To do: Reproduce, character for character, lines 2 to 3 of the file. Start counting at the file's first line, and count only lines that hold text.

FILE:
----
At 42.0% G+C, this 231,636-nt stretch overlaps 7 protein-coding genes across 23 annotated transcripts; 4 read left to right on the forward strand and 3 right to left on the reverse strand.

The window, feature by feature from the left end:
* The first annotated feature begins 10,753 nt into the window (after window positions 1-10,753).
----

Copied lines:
The window, feature by feature from the left end:
* The first annotated feature begins 10,753 nt into the window (after window positions 1-10,753).